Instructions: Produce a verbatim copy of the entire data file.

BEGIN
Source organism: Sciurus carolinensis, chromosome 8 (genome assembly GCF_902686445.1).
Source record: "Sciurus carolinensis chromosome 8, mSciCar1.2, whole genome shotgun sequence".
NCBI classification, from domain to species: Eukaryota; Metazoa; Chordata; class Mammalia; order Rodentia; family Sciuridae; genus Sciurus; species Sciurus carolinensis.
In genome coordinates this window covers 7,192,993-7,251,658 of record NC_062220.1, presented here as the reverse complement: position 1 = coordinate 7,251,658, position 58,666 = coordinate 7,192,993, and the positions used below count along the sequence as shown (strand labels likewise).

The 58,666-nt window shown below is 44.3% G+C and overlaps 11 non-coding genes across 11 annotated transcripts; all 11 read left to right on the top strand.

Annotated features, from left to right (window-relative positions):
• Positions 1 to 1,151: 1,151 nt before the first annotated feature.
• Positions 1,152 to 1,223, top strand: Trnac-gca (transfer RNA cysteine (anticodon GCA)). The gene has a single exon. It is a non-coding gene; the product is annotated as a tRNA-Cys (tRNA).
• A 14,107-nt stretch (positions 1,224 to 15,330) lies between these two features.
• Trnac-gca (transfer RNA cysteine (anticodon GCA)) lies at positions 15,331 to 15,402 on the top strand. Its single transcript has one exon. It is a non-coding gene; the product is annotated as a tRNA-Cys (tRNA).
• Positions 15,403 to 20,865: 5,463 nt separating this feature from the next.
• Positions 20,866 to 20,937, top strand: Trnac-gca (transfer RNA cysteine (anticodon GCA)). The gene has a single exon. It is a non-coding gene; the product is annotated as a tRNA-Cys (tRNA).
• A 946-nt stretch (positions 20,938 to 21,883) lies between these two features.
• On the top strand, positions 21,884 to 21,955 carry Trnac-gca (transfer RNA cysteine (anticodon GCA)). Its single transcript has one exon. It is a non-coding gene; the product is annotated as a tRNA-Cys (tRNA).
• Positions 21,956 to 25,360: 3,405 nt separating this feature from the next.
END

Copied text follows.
Source organism: Sciurus carolinensis, chromosome 8 (genome assembly GCF_902686445.1).
Source record: "Sciurus carolinensis chromosome 8, mSciCar1.2, whole genome shotgun sequence".
NCBI classification, from domain to species: Eukaryota; Metazoa; Chordata; class Mammalia; order Rodentia; family Sciuridae; genus Sciurus; species Sciurus carolinensis.
In genome coordinates this window covers 7,192,993-7,251,658 of record NC_062220.1, presented here as the reverse complement: position 1 = coordinate 7,251,658, position 58,666 = coordinate 7,192,993, and the positions used below count along the sequence as shown (strand labels likewise).

The 58,666-nt window shown below is 44.3% G+C and overlaps 11 non-coding genes across 11 annotated transcripts; all 11 read left to right on the top strand.

Annotated features, from left to right (window-relative positions):
• Positions 1 to 1,151: 1,151 nt before the first annotated feature.
• Positions 1,152 to 1,223, top strand: Trnac-gca (transfer RNA cysteine (anticodon GCA)). The gene has a single exon. It is a non-coding gene; the product is annotated as a tRNA-Cys (tRNA).
• A 14,107-nt stretch (positions 1,224 to 15,330) lies between these two features.
• Trnac-gca (transfer RNA cysteine (anticodon GCA)) lies at positions 15,331 to 15,402 on the top strand. Its single transcript has one exon. It is a non-coding gene; the product is annotated as a tRNA-Cys (tRNA).
• Positions 15,403 to 20,865: 5,463 nt separating this feature from the next.
• Positions 20,866 to 20,937, top strand: Trnac-gca (transfer RNA cysteine (anticodon GCA)). The gene has a single exon. It is a non-coding gene; the product is annotated as a tRNA-Cys (tRNA).
• A 946-nt stretch (positions 20,938 to 21,883) lies between these two features.
• On the top strand, positions 21,884 to 21,955 carry Trnac-gca (transfer RNA cysteine (anticodon GCA)). Its single transcript has one exon. It is a non-coding gene; the product is annotated as a tRNA-Cys (tRNA).
• Positions 21,956 to 25,360: 3,405 nt separating this feature from the next.